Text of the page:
What made up for the simple living conditions was the hospitality of my host family, who were always happy to attend to my every need.My friend's father works as a labourer in the cities during the year and only returns to the village during the holidays, while her mother lives there permanently. As a result her father could speak relatively good Putonghua (Standard Chinese), while her mother only spoke in pure local dialect, which I could hardly understand at all.Of course, on the first evening of my stay they displayed much curiosity towards me and asked me many questions, including the amusing one "what special food do people eat in your country for the Spring Festival?" During the following days, relatives of the family would pay visits to the home for the Festival, and I would also be taken to the homes of other relatives. I found that most people could speak to me in Putonghua, except for the elderly. Among the many questions I got from people, there were certain recurring ones: "is it true that England is very developed/more developed than China", "is it true that in your country you don't have the Spring Festival, but only Shendangjie (Christmas), "Can you get used to our food" etc... One rather unusual question which I was asked by various different people was if it is true that in the West when a person turns 18, their parents will stop looking after them. Lots of people also asked me if I thought their village was "luohou" (backward), to which I was forced to mumble politely that yes, the economy is not very advanced, however the people are friendly, the food and scenery are nice etc...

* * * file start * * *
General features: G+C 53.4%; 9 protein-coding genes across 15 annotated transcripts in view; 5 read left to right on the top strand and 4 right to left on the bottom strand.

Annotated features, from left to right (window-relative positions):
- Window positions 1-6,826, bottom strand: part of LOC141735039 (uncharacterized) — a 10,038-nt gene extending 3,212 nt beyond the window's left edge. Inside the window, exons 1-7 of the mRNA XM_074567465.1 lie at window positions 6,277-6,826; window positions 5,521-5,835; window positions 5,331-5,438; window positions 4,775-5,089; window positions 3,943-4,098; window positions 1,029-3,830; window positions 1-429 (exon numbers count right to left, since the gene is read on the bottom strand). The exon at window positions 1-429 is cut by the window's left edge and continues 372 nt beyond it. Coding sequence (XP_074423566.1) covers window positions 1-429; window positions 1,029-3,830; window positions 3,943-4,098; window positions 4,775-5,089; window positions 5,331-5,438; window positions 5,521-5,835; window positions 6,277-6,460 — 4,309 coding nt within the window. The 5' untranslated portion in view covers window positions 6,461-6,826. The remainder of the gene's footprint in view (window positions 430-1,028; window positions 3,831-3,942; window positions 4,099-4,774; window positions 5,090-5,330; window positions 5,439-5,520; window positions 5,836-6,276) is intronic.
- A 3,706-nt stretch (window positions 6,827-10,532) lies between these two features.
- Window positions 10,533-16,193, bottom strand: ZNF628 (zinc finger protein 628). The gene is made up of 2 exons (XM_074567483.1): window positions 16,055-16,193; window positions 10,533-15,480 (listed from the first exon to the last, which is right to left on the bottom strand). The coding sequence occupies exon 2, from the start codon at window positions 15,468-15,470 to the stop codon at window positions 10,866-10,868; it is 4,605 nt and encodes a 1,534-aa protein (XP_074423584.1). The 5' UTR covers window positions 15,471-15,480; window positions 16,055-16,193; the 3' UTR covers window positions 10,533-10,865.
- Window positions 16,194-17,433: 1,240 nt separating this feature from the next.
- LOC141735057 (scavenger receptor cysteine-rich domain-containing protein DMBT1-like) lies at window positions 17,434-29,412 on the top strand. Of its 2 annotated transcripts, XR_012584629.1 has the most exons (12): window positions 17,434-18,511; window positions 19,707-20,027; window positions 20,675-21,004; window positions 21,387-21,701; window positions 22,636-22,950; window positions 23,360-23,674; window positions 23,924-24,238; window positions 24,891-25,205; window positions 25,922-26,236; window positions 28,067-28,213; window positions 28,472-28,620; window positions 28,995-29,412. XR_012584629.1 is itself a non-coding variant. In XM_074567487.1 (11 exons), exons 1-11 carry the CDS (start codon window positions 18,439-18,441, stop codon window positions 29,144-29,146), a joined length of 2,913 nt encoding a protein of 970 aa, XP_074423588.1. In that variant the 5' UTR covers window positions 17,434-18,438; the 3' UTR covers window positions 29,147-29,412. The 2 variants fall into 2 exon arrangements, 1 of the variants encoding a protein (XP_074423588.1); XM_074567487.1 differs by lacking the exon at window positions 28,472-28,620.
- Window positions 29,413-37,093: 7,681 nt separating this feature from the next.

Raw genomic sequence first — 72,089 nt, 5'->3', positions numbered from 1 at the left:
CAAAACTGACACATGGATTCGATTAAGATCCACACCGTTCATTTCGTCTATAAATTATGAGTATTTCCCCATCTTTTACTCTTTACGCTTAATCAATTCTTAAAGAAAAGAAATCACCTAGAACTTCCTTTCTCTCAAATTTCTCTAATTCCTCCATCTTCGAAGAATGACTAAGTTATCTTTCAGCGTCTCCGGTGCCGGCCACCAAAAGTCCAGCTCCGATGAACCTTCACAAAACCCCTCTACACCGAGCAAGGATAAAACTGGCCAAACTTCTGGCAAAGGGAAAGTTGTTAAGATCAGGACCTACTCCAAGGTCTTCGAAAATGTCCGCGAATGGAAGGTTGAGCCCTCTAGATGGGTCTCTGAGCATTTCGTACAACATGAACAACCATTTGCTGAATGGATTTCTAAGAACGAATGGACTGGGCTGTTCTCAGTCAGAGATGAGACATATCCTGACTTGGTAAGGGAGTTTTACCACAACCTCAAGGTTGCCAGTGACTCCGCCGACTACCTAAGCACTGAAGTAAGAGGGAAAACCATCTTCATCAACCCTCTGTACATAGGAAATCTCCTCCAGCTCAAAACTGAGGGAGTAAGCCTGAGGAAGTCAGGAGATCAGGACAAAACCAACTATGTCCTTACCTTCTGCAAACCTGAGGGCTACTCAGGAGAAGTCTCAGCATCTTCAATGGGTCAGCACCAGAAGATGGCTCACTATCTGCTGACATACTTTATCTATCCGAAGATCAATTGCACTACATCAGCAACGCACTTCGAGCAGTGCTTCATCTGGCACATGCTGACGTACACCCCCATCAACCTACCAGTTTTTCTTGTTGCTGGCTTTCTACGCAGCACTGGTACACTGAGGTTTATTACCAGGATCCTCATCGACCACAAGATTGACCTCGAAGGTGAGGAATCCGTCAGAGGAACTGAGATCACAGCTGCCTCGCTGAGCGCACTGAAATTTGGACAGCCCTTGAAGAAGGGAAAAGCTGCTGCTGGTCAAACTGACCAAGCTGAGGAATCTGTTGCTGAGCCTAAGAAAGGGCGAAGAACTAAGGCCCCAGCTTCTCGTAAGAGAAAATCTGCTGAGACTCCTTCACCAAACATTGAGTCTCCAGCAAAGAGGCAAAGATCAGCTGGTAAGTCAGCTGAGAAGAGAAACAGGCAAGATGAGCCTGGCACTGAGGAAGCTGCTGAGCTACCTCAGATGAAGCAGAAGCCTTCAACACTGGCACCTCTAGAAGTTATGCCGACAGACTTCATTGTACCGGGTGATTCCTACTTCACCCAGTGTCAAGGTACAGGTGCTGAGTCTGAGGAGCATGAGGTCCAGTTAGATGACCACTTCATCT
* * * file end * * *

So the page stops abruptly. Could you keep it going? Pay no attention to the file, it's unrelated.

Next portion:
The food was indeed very nice. Rice is not usually eaten in rural areas of Northern China, and I never eat it once while I was there. Instead, the staple food which is eaten with every meal is MianBao (a kind of bread bun). Another interesting fact is that the family I stayed with only has two meals a day (one around 10 AM and one around 4PM), which is apparently the local custom. However, the food was really filling, so I was never hungry. I was told that in the summer they eat three times a day, but in the winter only twice because they days are shorter.

What really struck me was the apparent level of adherence to traditional folk religion and customs. The house where I stayed and many others displayed a shrine for the local gods in the living room, and a little shrine to the "earth god" near the entrance. My friend's mother is apparently a strong believer in these gods, while she herself said that she "believes in them sometimes”. There is a little temple to the gods located on the edge of the village. FengShui is also still followed and taken seriously by everyone.